Another step that could be politically difficult but may be worthwhile would be to increase considerably the level of bilateral and other engagement that Washington itself has with the de facto authorities in Abkhazia and South Ossetia – and encourage Tbilisi and other governments to do the same. There is a reason contacts with the de facto authorities are so thin: both Georgia and its partners are concerned about conferring legitimacy on these governments. But both Tbilisi and Washington can reiterate their non-recognition positions even as they work with the individuals who effectively control these territories when they need to. International law creates responsibilities for the administration of occupied territory that western governments may see as relevant and that might serve as a basis for shaping pragmatic relationships that do not confer recognition.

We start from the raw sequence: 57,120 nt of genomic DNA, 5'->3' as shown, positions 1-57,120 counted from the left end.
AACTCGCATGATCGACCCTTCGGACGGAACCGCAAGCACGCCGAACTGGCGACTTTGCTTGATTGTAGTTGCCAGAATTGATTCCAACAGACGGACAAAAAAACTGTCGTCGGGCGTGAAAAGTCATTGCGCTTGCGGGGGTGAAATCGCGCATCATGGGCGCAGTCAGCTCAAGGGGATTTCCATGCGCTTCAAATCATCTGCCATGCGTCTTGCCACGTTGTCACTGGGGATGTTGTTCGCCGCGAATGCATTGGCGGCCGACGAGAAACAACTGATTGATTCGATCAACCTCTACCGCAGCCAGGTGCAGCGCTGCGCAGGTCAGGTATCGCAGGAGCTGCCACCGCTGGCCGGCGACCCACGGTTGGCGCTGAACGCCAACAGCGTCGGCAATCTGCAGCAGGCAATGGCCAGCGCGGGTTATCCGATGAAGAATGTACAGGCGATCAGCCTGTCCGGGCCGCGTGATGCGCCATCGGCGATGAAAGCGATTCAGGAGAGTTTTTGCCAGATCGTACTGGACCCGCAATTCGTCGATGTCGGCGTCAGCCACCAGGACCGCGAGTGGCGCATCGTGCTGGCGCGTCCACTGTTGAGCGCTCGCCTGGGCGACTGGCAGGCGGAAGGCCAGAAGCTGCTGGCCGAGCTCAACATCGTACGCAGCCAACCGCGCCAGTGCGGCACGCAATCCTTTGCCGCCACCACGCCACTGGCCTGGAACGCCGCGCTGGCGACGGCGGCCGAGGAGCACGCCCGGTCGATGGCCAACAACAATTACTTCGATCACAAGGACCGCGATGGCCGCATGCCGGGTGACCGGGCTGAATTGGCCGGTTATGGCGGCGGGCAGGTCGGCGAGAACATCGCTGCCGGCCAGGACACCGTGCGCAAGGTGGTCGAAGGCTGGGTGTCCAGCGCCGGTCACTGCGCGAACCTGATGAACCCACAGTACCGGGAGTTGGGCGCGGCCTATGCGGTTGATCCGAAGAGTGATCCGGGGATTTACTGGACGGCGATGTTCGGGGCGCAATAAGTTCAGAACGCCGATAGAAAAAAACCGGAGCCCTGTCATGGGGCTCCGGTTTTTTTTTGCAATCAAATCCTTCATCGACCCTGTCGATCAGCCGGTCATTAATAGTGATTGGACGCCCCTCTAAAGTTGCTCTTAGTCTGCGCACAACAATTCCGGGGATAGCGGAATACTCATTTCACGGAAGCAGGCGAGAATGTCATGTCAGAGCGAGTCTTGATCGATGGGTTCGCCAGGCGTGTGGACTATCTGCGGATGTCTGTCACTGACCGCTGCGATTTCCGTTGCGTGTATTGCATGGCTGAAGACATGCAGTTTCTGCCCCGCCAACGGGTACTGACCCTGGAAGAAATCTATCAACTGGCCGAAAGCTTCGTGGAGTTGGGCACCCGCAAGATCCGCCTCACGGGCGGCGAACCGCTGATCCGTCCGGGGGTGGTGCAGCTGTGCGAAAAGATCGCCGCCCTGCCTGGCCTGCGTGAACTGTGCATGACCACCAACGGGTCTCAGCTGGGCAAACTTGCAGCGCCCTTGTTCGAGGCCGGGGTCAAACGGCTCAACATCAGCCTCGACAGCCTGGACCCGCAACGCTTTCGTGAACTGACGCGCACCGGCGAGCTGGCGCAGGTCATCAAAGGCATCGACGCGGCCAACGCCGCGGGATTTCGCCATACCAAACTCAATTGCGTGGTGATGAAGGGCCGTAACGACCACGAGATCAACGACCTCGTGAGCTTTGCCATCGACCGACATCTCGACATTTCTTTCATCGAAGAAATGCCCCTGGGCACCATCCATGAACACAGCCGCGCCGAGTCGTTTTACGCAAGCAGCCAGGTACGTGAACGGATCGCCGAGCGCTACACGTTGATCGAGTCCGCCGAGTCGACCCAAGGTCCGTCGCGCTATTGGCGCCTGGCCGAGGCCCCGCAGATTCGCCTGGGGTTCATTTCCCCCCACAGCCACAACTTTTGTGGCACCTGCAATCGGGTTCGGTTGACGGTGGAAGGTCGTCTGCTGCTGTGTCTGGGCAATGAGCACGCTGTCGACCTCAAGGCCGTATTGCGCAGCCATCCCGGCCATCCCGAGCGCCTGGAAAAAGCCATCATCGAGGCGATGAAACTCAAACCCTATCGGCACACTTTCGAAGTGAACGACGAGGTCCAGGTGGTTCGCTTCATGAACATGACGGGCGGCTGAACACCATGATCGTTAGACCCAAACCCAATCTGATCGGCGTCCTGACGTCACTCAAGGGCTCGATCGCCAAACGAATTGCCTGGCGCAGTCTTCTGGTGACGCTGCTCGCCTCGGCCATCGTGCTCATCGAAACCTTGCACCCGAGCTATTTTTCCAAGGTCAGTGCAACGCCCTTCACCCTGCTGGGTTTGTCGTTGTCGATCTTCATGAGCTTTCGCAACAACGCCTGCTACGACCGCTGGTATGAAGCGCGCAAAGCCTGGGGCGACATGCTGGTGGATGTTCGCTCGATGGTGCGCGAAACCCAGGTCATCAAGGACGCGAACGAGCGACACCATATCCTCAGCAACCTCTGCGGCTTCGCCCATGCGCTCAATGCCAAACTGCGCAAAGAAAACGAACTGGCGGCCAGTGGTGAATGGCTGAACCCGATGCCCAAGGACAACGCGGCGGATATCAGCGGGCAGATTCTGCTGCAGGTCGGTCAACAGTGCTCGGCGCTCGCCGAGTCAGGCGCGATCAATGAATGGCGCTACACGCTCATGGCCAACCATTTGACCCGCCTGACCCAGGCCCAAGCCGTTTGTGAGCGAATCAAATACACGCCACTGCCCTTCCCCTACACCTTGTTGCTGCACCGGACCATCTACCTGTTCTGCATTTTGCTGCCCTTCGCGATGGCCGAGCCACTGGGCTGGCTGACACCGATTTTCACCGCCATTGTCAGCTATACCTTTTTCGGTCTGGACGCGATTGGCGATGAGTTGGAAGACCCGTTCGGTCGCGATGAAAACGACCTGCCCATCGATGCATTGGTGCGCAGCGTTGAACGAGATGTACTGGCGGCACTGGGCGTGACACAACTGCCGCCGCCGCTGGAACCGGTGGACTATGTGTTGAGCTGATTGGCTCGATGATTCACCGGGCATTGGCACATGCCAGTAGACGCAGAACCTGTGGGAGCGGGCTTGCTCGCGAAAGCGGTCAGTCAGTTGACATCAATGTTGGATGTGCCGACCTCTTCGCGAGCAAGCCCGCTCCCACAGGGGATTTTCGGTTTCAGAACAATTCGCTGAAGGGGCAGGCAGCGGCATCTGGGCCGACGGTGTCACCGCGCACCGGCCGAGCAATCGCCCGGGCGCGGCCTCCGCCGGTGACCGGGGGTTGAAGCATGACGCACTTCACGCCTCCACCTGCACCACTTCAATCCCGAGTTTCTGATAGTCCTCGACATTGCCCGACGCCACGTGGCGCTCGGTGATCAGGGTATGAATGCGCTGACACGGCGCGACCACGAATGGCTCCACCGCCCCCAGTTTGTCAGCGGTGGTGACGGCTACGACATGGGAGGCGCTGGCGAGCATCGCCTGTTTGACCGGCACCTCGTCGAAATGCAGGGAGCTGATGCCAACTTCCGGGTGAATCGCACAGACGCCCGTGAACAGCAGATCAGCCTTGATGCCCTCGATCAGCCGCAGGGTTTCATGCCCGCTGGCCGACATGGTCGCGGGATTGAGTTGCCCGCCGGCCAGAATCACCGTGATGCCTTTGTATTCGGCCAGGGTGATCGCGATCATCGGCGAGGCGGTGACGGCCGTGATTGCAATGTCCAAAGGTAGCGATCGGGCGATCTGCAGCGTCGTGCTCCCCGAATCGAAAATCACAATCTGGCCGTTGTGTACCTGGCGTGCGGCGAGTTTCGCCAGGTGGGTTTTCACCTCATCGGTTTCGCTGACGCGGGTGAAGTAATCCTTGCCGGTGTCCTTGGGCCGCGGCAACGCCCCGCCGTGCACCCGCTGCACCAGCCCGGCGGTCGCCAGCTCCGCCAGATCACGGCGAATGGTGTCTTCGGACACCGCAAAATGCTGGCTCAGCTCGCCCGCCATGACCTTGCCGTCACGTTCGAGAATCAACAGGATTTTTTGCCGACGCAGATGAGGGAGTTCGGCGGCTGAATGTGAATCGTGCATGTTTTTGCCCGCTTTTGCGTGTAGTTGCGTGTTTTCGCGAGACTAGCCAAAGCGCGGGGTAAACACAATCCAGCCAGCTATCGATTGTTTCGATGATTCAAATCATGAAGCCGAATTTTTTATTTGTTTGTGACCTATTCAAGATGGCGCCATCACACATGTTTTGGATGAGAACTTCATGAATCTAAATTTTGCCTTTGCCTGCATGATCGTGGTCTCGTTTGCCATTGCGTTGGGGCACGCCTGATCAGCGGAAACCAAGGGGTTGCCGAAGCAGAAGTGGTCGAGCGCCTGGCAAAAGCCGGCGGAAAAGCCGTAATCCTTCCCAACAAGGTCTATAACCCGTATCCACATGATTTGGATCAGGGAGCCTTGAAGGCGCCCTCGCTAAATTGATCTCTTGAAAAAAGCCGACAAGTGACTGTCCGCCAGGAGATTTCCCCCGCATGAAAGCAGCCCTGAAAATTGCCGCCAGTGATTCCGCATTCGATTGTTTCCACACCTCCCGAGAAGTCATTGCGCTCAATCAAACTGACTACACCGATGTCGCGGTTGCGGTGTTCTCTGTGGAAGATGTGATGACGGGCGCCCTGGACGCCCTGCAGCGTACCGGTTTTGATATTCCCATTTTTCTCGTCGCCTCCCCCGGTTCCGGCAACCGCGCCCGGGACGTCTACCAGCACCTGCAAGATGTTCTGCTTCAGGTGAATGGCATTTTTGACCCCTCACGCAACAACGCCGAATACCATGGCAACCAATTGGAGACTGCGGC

Additionally, Georgia and its international partners – like the U.S. – should look for concrete opportunities to build bridges to the disaffected people of South Ossetia and Abkhazia who very much need assistance. For example, Georgia already provides free medical care and education to people from the breakaway regions, but these services are provided only on Georgian-controlled territory. The U.S. and other Western countries have made educational and professional opportunities available to residents of these territories, as well, but to take advantage, a Georgian passport is needed. Ethnic Georgians have such passports, but their neighbors do not. Both Georgia and its foreign partners like the U.S. could do much more to help non-ethnic Georgians including by helping to train local professionals, such as medical staff, sanitation workers, fireman or even teachers through exchange programs both in Georgia and further afield.